Gallery Openings and Events

The Galleries at Takoma Park Announces STEAM…when science intersects art

Photo courtesy of The Galleries at Takoma Park.

Photo courtesy of The Galleries at Takoma Park.

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Opening: Thursday, May 7 from 7pm to 9pm

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“STEAM” refers to “Science, Technology, Engineering, Art, Mathematics”
The exhibition will feature artwork by Leda Black, Martin Levin, Cleve Overton, and the Bridges Organization.

Leda Black’s series of digital images, “Celestial Bodies,” will be featured in the Atrium Gallery. Several of these works were shown recently at Hillyer Art Space and they were called “striking” by Mark Jenkins in the Washington Post: “Whether they’re glimpses of worlds too vast or too tiny for human apprehension, these ‘Celestial Bodies’ fascinate.“ There will eventually be 26 in the Celestial Bodies series and at least 20 of them will be in the Takoma Park show.

About Leda Black
Originally from New Mexico, Leda Black moved to the Washington DC area from Upstate New York in 2010. She was trained in philosophy as an undergraduate and in the book arts in graduate school (fine printing & printmaking, hand bookbinding, typography, graphic design, fine arts). She has been working with computer graphics and photographic imagery since the 1980’s. She has a public studio (#16, Black Lab) on the Arts Walk at Monroe Street Market in the Brookland neighborhood of Washington, DC.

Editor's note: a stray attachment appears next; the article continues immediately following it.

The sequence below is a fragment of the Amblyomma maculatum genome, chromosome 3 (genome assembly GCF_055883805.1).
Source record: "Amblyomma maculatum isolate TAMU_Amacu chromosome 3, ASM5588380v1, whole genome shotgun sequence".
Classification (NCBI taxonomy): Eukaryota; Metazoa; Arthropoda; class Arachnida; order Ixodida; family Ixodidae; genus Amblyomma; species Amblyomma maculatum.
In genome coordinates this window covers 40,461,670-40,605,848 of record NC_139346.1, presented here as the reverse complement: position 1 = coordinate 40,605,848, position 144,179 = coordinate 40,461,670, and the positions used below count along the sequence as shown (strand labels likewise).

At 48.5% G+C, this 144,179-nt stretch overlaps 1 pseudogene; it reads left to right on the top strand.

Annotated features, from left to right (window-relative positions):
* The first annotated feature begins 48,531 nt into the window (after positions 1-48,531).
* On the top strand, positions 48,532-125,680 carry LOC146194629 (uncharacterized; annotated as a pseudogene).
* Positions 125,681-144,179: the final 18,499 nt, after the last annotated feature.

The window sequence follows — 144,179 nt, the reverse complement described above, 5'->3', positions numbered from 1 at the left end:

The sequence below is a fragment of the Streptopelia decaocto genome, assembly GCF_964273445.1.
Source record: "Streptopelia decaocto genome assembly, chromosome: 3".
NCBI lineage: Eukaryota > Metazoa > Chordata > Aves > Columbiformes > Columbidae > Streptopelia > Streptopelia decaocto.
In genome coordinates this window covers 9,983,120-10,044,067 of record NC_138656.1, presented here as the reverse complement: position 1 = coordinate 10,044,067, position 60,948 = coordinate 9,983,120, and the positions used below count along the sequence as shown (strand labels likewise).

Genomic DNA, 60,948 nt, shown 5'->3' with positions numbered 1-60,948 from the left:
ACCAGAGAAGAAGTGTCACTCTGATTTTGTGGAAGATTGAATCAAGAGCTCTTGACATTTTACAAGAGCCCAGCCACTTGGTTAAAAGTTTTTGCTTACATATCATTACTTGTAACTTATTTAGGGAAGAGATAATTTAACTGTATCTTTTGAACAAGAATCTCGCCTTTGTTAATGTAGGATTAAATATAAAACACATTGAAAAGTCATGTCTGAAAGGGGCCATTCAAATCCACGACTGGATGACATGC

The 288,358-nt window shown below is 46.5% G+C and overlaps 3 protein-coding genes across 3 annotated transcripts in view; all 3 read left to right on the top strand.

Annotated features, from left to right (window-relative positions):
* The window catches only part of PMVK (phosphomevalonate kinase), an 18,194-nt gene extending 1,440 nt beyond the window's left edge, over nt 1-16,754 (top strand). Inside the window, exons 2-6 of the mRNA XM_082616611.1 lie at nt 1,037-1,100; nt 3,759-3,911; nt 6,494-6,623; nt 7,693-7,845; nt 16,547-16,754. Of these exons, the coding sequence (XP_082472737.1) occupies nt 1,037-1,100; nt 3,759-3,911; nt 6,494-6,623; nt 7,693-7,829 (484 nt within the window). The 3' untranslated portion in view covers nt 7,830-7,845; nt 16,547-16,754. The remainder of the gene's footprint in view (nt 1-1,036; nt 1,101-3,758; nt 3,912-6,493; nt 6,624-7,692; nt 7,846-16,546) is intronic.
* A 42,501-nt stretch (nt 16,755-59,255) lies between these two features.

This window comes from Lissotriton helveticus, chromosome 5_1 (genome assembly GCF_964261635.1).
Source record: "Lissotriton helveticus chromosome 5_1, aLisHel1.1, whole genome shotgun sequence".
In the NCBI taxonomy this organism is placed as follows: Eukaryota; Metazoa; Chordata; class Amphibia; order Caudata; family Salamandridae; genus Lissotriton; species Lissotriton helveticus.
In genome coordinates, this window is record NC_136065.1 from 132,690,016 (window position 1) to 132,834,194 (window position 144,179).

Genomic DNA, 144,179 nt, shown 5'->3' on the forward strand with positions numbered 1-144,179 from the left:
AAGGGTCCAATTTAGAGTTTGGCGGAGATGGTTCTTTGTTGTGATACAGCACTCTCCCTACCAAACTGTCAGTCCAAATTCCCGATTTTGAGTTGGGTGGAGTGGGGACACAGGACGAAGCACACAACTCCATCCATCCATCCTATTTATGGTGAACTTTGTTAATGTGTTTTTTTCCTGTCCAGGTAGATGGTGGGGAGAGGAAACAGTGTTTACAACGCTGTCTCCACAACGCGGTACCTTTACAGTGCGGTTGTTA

About the Celestial Bodies series
I have been exploring scale, transformation, taxonomy, and epistemology using scans and photographs of everyday objects, which I manipulate using computer software. The work here is from a series called “Celestial Bodies.” They are digital mash-ups of three categories of things: animal; plant; and human-made. The source images are both direct scans of objects and photographs captured with a camera. The way a scanned object emerges out of blackness (when the scanner is open and the light drops off behind the object) made me see these images as bodies suspended in the blackness of outer space. On the other hand, because of the shallow depth of focus of scanned objects, some people read these as photographs of microscopic things. This play with scale (the image could be larger than our sun or too small to see with the naked eye) is further developed since many sizes of things are combined (the ceiling of the pantheon and a seed calyx). In these works I am calling attention to, and flouting, our system of mental categories, and generally playing with the permeable membrane between the natural and the human-wrought. At the most basic level, all these things—large, small, living, inert—are composed of the same matter, a diversity of elements that come from exploding stars. Each print in the series is named for and/or based on a particular celestial body (a star, an asteroid, a comet) and there is one for each letter of the alphabet.

Leda Black writes about her work in a blog on the website, ledablack.com. Her studio, Black Lab, is regularly open to the public on the Arts Walk at Monroe Street Market near the Brookland/CUA Metro stop (red line). It is in the big brick building that says “Brookland” on its side, visible from the metro. The address there is 716 Monroe Street NE, Studio 16, Washington DC, 20017. Many studios are open there daily and on the third Thursday of the month there is free music and many of the 27 artists’ spaces are open to the public from 6:00–8:00pm. For more about free public entertainment in the Brookland Arts District, visit the Art on 8th website.

The Galleries at Takoma Park are located at 7500 Maple Ave, Takoma Park. For more information visit takomaparkmd.gov/arts.

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